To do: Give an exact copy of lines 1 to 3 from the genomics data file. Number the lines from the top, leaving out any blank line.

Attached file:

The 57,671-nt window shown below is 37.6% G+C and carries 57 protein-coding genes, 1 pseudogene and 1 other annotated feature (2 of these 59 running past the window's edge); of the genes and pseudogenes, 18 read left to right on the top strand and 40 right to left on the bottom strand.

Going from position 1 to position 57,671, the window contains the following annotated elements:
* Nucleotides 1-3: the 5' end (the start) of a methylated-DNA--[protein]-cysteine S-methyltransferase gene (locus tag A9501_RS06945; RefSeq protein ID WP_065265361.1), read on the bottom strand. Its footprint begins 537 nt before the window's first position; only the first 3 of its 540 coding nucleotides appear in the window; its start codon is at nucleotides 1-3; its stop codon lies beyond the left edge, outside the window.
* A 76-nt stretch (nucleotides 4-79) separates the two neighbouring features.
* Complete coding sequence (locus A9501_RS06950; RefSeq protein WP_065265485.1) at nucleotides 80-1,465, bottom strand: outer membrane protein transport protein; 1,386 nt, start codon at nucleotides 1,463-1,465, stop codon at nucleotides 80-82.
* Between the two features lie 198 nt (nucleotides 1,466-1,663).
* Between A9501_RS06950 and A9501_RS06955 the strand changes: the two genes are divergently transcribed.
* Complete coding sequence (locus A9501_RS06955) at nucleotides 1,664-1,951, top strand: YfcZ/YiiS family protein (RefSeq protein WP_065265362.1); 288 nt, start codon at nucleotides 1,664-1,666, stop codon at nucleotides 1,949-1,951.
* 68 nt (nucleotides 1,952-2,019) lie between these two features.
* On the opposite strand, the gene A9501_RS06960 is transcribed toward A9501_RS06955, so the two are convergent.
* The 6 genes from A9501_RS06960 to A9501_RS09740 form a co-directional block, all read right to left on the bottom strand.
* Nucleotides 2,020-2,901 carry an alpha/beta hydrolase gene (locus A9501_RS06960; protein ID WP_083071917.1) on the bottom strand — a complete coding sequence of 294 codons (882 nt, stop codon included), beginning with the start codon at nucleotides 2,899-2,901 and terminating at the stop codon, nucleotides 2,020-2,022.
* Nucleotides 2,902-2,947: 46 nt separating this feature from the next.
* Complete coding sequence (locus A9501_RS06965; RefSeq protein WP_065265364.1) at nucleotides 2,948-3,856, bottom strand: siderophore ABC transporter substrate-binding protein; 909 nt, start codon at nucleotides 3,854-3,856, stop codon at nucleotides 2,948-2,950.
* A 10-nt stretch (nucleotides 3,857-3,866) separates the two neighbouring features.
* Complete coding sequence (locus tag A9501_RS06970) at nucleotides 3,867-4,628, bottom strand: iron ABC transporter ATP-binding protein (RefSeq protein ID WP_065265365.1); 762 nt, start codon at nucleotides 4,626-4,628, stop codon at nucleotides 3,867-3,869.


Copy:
The 57,671-nt window shown below is 37.6% G+C and carries 57 protein-coding genes, 1 pseudogene and 1 other annotated feature (2 of these 59 running past the window's edge); of the genes and pseudogenes, 18 read left to right on the top strand and 40 right to left on the bottom strand.

Going from position 1 to position 57,671, the window contains the following annotated elements:
* Nucleotides 1-3: the 5' end (the start) of a methylated-DNA--[protein]-cysteine S-methyltransferase gene (locus tag A9501_RS06945; RefSeq protein ID WP_065265361.1), read on the bottom strand. Its footprint begins 537 nt before the window's first position; only the first 3 of its 540 coding nucleotides appear in the window; its start codon is at nucleotides 1-3; its stop codon lies beyond the left edge, outside the window.